The Vampire Effect, by Eric Peters

The government does its best to kill self-reliance. From Eric Peters at

One of the subtler – and most vicious – ways the government renders us more dependent on it is by rendering us less able to help ourselves and one another.

I just got the second of my twice-yearly bills from the government demanding about $1,000 in rent – it is styled “property tax” – on what is absurdly styled “my” house, in order to be allowed to continue living in it (hence rent, notwithstanding I am technically the “owner” of my house, having paid the former owner in full for it many years ago).

It’s a lot of money for me – and for most people.

It’s also just about the same amount of money a family member needs to cover rent they can’t pay this month.

I would like to help – and would, were it not for the fact that I haven’t got the means to pay both my “rent” and the family member’s rent. So the family member will have to figure something out. Because if I don’t pay the government the “rent” it says I owe, I will be evicted from “my” house just as surely – and probably sooner and faster – than my family member will be evicted from her apartment for failing to pay hers.

But it’s subtler – and more vicious than just that.

I have lived in my house – the current house – for 16 years. My total annual “rent” is about $2,000. Punch that into a calculator times 16 and you get $32,000 dollars. That amount of money would be more than enough money to turn a little outbuilding I have into a nice little cottage my family member could live in – and pay rent to no one (thereby decreasing her dependence).

But that money is gone, too.

Plus the 15 percent off the top of every dollar I earn as a “self-employed” person, which goes to retirement checks for people I have never met who need them because they, in their turn, had vast sums stolen from them over the course of their working lives to fund the retirement of the oldsters before them – and so on.

The common denominator being we’re all made dependent on the government.

Most of us could not only take care of ourselves absent the government, we would be able to take care of those who cannot care for themselves. This capacity to be charitable – and act on our best impulses – is also stolen from us and we are reduced to the status of jealously protecting what we’re allowed to keep.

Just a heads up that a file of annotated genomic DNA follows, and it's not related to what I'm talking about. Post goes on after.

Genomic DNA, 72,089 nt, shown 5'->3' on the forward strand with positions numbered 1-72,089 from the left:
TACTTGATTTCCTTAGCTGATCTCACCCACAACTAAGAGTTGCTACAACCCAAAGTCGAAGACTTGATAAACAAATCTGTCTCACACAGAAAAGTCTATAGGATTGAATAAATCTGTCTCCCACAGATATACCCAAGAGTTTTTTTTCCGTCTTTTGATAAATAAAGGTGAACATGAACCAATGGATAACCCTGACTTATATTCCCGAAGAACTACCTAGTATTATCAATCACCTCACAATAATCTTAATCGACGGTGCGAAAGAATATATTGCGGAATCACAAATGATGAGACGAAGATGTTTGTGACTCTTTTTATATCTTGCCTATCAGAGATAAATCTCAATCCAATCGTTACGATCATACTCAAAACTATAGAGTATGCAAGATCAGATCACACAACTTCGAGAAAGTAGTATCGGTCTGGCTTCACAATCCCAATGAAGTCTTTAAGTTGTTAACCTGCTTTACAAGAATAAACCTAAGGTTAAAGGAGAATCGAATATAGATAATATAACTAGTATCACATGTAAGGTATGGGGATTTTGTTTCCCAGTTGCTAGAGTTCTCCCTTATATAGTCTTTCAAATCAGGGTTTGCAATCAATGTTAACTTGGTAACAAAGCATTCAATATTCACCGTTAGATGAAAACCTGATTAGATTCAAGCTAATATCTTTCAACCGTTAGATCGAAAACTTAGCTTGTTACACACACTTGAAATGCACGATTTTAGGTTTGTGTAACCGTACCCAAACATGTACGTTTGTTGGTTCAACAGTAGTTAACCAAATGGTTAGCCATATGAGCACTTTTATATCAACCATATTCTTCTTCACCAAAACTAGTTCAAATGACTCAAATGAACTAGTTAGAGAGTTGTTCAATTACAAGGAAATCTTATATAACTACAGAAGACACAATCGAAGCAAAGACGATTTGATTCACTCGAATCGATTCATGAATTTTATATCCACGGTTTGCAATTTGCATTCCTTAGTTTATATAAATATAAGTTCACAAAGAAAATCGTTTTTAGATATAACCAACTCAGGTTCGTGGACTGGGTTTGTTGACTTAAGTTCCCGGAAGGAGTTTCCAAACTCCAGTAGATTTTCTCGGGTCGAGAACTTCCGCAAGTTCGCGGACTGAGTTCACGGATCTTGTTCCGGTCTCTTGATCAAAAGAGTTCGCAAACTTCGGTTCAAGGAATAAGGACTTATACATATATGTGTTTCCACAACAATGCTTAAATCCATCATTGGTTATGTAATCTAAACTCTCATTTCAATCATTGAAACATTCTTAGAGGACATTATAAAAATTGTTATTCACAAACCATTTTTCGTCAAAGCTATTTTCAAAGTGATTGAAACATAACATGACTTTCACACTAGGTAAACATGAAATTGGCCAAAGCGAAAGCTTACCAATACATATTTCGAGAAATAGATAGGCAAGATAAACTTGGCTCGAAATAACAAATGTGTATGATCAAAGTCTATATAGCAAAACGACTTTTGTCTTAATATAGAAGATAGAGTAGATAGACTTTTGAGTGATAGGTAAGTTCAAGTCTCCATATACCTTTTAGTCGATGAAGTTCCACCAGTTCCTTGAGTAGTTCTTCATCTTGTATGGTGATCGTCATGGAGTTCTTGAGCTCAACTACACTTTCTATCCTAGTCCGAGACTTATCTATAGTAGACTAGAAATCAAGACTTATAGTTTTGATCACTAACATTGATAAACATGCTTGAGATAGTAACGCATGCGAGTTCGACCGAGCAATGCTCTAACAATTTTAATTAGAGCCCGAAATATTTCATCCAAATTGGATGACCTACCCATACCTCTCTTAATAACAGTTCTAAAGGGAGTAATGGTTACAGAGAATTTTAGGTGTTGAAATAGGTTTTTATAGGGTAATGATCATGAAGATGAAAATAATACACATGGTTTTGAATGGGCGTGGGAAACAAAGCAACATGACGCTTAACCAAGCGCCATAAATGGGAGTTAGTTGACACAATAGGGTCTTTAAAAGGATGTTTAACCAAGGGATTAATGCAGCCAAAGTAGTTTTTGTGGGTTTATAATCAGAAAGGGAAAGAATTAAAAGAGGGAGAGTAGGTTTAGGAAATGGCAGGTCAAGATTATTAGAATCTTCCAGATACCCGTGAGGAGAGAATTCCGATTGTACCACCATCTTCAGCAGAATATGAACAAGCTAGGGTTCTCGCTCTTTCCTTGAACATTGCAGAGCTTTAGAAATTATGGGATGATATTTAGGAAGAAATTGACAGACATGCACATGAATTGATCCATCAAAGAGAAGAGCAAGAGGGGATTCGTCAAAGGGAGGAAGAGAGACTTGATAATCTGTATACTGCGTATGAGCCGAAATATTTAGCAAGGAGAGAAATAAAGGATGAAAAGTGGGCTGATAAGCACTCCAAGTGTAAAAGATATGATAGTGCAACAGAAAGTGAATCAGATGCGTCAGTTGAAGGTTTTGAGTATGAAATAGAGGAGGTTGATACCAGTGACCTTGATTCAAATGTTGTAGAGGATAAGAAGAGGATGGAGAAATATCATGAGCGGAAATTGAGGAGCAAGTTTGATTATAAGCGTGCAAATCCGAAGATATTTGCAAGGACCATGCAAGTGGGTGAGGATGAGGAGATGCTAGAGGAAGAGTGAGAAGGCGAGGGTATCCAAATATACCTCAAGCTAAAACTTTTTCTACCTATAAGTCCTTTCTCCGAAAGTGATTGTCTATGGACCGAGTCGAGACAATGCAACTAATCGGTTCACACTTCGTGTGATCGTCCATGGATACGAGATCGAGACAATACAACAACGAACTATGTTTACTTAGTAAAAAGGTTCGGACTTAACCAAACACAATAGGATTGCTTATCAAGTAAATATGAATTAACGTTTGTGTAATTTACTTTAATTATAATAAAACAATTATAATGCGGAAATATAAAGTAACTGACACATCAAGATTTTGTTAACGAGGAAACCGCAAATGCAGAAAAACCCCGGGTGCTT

Instead of goodwill toward men, wariness and resentment toward men – who we come to correctly view as potential claimants without limit on our industry and frugality. If we are careful with money but someone else isn’t, the person who isn’t can use the government to put his hands in our pockets.

We are also deprived of another important thing – the ability to help others find their way back to responsibility and accountability. The government care about neither thing because it wants dependency in perpetuity because that gives the government power – and control.

But when we have a family member or friend or neighbor in distress, our desire is for their distress to be temporary. The very last thing we want is for them to become dependent in perpetuity on us – because it’s servile, of course but also because we haven’t got unlimited means. Our help must by definition be temporary and this, in turn, gives incentive to both the giver and the recipient to figure out and fix the problem so that it goes away.

We help with this month’s rent – but spend the rest of the month helping that person get their finances in order, or a job or whatever is necessary to assure that they are able to pay next month’s rent.

The government has no interest in that because it tends to foster independence – and there’s no power or control in that.

And so, it mulcts us all such that the responsible and industrious can just barely take care of themselves, with the ultimate goal being to keep everyone in a state of anxiety about their security, in order to nudge them ever closer to being dependent on the very thing which is the source of their insecurity.

Government is a vampire. It sucks the life from the living – and creates fresh corpses wherever it goes.

And there is only one effect treatment for vampirism.


One response to “The Vampire Effect, by Eric Peters

  1. Pingback: The Vampire Effect, by Eric Peters — STRAIGHT LINE LOGIC – Additional survival tricks

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